Sunday, March 16, 2014

Be Comfortable In This Light That Surrounds You

This morning I did a quick new guided meditation (finally - I've been slacking!). The title of this particular meditation was Growing Your Light.  Throughout the meditation, the speaker instructs you to picture a ball of gold light within your core, expanding withe each breath. Eventually, you are to picture the light expanding beyond the boundaries of your body and stretching out as far as you can see. Pretty basic guided meditation stuff, I'll admit. What struck me, though, was a particular phrase that the speaker used: "be comfortable in this light that surrounds you".

It occurred to me that, while I've never put the words to it, I'm often not comfortable in the light that surrounds me. I touched on this in a previous blog about how, as much as we strive for it, we often have difficulty allowing happiness. When something is going well, I'm leery. When someone compliments me, I feel like I don't deserve it. I think something like "boy, must have them fooled". Sometimes I'm joking, but there's always a bit of truth in there. It's not that I'm intentionally trying to fool anyone - if you know me, you know I don't exactly have a "sneaky" type of personality. I just don't feel comfortable in the light. I've never had much overall confidence or self esteem, and because of this, positive things, especially as they relate to who I am and what I can do or be, always feel a bit like I'm playing dress up.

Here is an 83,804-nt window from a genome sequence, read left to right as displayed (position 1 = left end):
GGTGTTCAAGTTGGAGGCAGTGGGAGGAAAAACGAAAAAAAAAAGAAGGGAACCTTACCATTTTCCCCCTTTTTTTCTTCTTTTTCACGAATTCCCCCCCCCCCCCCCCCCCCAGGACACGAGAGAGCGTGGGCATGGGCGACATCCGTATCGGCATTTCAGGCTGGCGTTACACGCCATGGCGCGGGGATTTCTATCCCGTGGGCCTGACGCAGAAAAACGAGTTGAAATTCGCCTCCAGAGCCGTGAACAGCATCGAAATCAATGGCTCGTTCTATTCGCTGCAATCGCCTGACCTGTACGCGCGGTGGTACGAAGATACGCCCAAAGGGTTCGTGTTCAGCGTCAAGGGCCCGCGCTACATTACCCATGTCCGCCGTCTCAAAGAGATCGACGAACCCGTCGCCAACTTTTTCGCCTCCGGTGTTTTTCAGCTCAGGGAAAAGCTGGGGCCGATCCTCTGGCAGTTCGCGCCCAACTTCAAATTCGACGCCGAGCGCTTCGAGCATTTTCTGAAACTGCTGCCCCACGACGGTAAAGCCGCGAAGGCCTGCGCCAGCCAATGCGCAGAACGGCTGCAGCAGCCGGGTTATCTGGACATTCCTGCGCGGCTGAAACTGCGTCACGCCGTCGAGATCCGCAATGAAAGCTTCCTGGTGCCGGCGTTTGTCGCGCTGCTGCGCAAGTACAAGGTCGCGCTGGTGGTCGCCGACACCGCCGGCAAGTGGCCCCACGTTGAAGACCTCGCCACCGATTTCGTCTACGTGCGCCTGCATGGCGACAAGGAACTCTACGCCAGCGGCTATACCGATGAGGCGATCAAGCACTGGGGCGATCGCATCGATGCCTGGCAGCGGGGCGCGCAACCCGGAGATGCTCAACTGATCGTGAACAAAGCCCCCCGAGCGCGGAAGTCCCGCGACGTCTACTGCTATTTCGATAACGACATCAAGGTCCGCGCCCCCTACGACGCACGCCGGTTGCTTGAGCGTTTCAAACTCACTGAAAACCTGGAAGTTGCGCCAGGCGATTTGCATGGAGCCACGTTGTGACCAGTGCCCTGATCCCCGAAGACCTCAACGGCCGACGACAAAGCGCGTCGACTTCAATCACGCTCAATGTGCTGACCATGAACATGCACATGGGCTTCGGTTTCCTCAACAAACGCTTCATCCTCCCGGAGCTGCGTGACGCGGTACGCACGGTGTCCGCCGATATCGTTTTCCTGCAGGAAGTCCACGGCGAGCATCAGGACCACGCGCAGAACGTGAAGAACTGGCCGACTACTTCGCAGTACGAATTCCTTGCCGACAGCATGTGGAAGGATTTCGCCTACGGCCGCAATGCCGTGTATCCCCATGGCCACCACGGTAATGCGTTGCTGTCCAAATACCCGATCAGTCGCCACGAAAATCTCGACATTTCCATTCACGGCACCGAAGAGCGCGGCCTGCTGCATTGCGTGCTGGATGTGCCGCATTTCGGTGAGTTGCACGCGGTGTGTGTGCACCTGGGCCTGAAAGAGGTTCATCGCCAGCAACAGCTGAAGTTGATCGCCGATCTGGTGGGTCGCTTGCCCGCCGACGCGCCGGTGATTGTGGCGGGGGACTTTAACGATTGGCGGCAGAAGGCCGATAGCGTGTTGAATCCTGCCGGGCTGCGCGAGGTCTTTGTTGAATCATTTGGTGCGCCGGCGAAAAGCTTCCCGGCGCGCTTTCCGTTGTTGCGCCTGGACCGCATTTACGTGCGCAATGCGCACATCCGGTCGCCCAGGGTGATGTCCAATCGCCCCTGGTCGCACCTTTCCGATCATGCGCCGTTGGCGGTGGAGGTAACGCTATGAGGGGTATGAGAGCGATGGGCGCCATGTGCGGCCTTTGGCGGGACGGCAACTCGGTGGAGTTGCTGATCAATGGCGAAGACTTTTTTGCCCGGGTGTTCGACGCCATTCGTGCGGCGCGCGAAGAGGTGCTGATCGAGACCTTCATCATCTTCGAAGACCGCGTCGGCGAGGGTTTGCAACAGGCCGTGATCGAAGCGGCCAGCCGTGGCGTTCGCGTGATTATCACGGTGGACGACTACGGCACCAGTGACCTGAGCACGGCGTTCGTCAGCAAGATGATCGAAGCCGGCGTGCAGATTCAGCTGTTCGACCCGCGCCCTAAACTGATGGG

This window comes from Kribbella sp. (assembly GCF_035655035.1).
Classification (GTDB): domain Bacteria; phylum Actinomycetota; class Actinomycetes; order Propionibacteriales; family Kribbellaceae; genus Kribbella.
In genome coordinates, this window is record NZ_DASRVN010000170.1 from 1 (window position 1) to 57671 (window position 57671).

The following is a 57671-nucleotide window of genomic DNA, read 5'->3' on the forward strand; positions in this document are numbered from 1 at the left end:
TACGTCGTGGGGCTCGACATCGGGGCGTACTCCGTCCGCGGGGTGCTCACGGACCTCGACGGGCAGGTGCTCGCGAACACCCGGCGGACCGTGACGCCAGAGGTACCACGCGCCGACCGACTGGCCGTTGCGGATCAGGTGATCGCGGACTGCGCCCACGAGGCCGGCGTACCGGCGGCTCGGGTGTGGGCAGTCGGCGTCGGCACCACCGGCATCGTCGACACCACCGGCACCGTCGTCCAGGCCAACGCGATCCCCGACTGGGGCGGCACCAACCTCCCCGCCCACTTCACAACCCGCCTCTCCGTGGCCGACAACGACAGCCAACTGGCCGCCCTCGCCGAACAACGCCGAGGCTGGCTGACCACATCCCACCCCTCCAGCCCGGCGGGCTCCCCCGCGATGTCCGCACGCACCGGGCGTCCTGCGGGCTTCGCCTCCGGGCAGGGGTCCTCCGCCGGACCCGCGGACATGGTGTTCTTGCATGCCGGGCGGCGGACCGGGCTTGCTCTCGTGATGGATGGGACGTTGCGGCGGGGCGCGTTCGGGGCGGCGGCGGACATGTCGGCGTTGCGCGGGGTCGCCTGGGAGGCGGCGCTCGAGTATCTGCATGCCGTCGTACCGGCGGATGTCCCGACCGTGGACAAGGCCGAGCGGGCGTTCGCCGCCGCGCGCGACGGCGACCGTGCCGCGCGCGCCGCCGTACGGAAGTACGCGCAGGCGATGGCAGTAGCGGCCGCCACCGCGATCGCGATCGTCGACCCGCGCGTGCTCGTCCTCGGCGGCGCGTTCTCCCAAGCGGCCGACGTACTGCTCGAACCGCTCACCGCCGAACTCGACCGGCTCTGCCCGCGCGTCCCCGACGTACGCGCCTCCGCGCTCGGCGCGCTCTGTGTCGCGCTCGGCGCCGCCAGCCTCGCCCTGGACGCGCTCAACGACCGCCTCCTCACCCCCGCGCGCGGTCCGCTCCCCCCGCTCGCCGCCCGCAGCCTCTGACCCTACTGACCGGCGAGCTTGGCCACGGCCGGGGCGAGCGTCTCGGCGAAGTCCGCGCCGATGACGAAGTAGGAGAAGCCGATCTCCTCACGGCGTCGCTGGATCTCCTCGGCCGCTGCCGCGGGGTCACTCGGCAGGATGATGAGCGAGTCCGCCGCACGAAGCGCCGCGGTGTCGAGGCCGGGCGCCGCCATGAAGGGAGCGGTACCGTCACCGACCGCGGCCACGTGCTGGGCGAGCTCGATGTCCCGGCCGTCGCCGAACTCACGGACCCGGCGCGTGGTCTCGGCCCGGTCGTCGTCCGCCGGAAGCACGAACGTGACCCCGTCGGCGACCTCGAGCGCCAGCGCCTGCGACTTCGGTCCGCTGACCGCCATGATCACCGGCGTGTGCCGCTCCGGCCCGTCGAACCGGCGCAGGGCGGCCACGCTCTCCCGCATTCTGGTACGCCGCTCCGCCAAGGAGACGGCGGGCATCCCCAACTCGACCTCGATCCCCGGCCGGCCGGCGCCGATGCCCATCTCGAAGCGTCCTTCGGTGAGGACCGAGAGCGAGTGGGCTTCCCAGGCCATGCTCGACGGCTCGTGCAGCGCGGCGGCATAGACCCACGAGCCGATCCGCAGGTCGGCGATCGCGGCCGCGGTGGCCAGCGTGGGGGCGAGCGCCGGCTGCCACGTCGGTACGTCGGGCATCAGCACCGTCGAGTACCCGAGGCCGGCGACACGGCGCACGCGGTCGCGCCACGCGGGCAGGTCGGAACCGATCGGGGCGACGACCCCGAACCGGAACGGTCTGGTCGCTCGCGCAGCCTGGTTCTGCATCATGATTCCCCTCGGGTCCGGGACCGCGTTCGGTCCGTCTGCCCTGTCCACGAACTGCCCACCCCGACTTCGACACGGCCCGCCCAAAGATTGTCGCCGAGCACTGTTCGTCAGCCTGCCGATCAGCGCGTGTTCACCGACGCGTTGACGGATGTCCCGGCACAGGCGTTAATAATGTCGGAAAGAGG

To be fair I'm equally as uncomfortable with the negative, the difficulties, the downsides. As much as it's hard to believe that I can be great at something, I don't love always feeling like I'm not. I don't strive for depression or anxiety. I'd love to be one of those people who feels content and successful and like they're worth it, whatever "it' may be. It just seems so elusive that it feels like it can't actually happen to me - which of course as we know is a self-fulfilling prophecy. It's the old "whether you believe you can or believe you can't, either way you're right." Basically, I feel in a constant tug-of-war, wanting to be happy and confident but not knowing how to handle it when it happens.

As I listened to the meditation, I realized that what I need is to be comfortable in the light that surrounds me. I need to accept the positive, the happy moments, the compliments and accomplishments without wondering when the rug is going to be ripped out from under me. Of course, I have to be logical and intuitive about it - I don't want to be blindly trusting or naive - but I also don't need to constantly pushing it away, afraid of feeling undeserving. And when the difficulties arise, I have to be comfortable in those too. It doesn't mean I have to like them, or that I shouldn't try to do anything to improve the situation. It simply means that I can't deny who I am, and the ups and downs of life. I think it's in the struggle to do so that depression and anxiety gets the worst of me. So from now on, I'm going to try to be more aware of this light. Not only do I believe it will help me personally, I believe that the more accepting I become of it, the more comfortable I am with it, the more I can radiate it outwards, and positively impact others. 

Monday, March 3, 2014

A Little Question Goes A Long Way